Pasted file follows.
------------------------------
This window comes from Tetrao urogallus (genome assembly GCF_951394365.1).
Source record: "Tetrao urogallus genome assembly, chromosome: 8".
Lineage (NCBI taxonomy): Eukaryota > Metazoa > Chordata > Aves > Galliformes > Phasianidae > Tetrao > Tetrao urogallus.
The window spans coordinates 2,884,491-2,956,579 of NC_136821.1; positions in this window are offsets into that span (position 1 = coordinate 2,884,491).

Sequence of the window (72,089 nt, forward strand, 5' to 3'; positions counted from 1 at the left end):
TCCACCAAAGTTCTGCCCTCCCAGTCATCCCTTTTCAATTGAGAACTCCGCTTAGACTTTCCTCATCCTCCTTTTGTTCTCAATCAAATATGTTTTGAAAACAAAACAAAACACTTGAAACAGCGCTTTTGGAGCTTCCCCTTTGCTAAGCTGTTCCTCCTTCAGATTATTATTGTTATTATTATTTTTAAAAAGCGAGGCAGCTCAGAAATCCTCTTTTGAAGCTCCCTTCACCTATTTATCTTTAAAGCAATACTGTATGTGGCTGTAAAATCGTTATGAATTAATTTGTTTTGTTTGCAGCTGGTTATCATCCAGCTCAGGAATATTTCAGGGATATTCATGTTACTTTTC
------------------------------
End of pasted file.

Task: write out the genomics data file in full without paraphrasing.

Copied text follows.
This window comes from Tetrao urogallus (genome assembly GCF_951394365.1).
Source record: "Tetrao urogallus genome assembly, chromosome: 8".
Lineage (NCBI taxonomy): Eukaryota > Metazoa > Chordata > Aves > Galliformes > Phasianidae > Tetrao > Tetrao urogallus.
The window spans coordinates 2,884,491-2,956,579 of NC_136821.1; positions in this window are offsets into that span (position 1 = coordinate 2,884,491).

Sequence of the window (72,089 nt, forward strand, 5' to 3'; positions counted from 1 at the left end):
TCCACCAAAGTTCTGCCCTCCCAGTCATCCCTTTTCAATTGAGAACTCCGCTTAGACTTTCCTCATCCTCCTTTTGTTCTCAATCAAATATGTTTTGAAAACAAAACAAAACACTTGAAACAGCGCTTTTGGAGCTTCCCCTTTGCTAAGCTGTTCCTCCTTCAGATTATTATTGTTATTATTATTTTTAAAAAGCGAGGCAGCTCAGAAATCCTCTTTTGAAGCTCCCTTCACCTATTTATCTTTAAAGCAATACTGTATGTGGCTGTAAAATCGTTATGAATTAATTTGTTTTGTTTGCAGCTGGTTATCATCCAGCTCAGGAATATTTCAGGGATATTCATGTTACTTTTC